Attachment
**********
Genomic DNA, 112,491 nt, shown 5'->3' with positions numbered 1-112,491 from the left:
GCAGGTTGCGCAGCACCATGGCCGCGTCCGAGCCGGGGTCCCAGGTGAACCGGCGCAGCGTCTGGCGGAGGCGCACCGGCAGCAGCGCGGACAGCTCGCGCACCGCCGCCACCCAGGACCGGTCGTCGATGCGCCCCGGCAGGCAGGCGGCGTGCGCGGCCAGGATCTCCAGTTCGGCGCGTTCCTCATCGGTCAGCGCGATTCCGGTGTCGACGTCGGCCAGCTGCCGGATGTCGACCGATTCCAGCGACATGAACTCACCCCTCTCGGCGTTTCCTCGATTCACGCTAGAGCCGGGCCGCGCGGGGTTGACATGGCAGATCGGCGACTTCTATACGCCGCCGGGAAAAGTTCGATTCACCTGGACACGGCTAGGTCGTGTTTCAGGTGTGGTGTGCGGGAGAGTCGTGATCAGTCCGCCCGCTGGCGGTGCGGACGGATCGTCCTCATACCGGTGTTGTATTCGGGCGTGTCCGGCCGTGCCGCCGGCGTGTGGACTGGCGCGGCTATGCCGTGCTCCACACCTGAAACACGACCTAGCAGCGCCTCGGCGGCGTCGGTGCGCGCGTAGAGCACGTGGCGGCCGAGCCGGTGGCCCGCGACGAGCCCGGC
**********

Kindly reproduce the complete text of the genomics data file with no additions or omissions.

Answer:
Genomic DNA, 112,491 nt, shown 5'->3' with positions numbered 1-112,491 from the left:
GCAGGTTGCGCAGCACCATGGCCGCGTCCGAGCCGGGGTCCCAGGTGAACCGGCGCAGCGTCTGGCGGAGGCGCACCGGCAGCAGCGCGGACAGCTCGCGCACCGCCGCCACCCAGGACCGGTCGTCGATGCGCCCCGGCAGGCAGGCGGCGTGCGCGGCCAGGATCTCCAGTTCGGCGCGTTCCTCATCGGTCAGCGCGATTCCGGTGTCGACGTCGGCCAGCTGCCGGATGTCGACCGATTCCAGCGACATGAACTCACCCCTCTCGGCGTTTCCTCGATTCACGCTAGAGCCGGGCCGCGCGGGGTTGACATGGCAGATCGGCGACTTCTATACGCCGCCGGGAAAAGTTCGATTCACCTGGACACGGCTAGGTCGTGTTTCAGGTGTGGTGTGCGGGAGAGTCGTGATCAGTCCGCCCGCTGGCGGTGCGGACGGATCGTCCTCATACCGGTGTTGTATTCGGGCGTGTCCGGCCGTGCCGCCGGCGTGTGGACTGGCGCGGCTATGCCGTGCTCCACACCTGAAACACGACCTAGCAGCGCCTCGGCGGCGTCGGTGCGCGCGTAGAGCACGTGGCGGCCGAGCCGGTGGCCCGCGACGAGCCCGGC